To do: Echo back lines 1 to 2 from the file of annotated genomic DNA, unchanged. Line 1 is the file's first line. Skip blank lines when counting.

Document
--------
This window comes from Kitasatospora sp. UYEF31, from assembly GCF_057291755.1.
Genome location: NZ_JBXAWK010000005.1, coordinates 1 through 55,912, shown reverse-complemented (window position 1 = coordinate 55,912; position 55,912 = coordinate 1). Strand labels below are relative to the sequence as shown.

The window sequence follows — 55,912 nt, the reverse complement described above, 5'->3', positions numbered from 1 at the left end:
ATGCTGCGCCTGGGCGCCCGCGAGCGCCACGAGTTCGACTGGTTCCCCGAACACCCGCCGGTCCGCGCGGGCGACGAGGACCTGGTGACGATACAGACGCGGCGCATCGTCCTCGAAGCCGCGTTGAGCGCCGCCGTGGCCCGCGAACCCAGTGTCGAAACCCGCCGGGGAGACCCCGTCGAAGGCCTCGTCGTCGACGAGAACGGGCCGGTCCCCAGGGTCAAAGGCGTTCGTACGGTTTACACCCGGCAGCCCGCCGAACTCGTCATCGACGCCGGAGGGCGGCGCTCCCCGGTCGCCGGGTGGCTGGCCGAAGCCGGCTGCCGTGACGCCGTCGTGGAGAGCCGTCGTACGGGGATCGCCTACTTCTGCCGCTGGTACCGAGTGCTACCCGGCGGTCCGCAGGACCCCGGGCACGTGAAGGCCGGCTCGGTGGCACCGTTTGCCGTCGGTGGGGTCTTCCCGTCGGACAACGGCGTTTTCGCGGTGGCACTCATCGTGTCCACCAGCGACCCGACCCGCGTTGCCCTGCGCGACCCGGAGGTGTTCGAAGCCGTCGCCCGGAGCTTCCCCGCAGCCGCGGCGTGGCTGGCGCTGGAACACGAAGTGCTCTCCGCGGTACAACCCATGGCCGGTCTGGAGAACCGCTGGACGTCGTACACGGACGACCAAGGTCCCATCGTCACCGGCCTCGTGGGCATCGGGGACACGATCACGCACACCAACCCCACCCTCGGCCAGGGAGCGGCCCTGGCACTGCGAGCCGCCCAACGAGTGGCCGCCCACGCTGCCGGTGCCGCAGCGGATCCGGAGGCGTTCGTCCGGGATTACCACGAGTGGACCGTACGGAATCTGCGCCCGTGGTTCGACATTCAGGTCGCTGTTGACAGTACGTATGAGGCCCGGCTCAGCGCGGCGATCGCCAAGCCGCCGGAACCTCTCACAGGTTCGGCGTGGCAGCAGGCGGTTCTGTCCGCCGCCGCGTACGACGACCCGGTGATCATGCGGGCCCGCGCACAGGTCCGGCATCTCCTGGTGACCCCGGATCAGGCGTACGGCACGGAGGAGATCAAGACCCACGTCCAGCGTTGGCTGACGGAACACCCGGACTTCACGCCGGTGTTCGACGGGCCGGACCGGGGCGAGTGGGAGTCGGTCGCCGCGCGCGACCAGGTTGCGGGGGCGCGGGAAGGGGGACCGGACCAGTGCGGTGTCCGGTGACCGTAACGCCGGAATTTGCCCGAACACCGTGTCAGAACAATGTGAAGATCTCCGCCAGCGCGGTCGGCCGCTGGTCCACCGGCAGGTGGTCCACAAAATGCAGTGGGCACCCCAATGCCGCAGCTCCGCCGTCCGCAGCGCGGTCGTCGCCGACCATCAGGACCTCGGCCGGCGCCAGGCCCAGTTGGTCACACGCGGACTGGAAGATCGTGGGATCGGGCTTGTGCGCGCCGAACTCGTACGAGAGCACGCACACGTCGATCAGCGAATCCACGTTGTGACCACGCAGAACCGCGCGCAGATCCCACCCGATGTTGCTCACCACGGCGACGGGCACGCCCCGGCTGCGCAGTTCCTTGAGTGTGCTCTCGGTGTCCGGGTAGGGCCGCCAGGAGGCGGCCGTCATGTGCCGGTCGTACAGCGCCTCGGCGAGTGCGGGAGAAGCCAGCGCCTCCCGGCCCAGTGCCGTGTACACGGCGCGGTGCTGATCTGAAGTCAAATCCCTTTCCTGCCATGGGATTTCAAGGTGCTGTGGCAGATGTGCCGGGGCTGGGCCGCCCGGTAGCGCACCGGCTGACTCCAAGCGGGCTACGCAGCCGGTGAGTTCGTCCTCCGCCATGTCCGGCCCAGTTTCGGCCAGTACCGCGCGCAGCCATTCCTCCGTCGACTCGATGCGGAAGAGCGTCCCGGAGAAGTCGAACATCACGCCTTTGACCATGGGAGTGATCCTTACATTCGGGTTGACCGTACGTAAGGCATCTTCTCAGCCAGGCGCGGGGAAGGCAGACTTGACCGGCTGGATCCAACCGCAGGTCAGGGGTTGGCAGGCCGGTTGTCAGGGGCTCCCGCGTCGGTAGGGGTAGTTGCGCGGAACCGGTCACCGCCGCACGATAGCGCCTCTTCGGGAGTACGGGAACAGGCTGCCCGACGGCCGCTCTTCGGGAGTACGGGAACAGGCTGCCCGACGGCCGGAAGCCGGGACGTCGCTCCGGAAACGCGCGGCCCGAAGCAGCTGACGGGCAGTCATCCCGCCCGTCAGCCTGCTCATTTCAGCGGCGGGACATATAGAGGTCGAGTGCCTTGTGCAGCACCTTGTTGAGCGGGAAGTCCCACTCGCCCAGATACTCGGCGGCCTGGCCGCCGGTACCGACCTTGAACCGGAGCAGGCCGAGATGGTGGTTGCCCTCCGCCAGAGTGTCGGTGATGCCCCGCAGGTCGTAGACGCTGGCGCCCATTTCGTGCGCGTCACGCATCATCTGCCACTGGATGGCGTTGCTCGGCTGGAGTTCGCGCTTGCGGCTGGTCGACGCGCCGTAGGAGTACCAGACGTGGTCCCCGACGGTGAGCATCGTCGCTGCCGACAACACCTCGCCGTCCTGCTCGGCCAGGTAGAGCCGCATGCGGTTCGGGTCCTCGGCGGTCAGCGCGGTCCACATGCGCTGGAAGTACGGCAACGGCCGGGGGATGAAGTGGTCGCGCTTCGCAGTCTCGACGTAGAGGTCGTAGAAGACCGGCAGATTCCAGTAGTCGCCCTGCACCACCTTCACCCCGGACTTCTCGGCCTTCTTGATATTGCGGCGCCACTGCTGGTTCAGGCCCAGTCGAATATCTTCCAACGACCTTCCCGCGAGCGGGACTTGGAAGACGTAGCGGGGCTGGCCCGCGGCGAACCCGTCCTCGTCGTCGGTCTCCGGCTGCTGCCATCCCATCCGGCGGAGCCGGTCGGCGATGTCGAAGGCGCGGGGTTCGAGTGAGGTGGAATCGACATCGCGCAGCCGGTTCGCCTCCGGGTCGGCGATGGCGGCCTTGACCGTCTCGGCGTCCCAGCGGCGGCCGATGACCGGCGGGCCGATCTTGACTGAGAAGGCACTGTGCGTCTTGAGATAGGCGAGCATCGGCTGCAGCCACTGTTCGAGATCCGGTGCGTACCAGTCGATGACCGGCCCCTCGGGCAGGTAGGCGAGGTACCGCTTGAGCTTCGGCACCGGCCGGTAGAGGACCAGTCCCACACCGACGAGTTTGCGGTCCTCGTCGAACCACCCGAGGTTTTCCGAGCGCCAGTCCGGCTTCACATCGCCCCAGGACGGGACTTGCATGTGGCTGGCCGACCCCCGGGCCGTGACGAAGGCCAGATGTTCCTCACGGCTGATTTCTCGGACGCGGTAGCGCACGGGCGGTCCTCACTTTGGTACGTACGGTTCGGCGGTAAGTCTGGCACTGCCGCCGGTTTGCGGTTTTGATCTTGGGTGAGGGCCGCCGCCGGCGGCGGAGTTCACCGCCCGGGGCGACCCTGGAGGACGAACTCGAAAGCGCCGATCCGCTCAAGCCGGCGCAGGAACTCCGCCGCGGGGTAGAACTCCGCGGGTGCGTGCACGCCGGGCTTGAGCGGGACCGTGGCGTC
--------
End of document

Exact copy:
This window comes from Kitasatospora sp. UYEF31, from assembly GCF_057291755.1.
Genome location: NZ_JBXAWK010000005.1, coordinates 1 through 55,912, shown reverse-complemented (window position 1 = coordinate 55,912; position 55,912 = coordinate 1). Strand labels below are relative to the sequence as shown.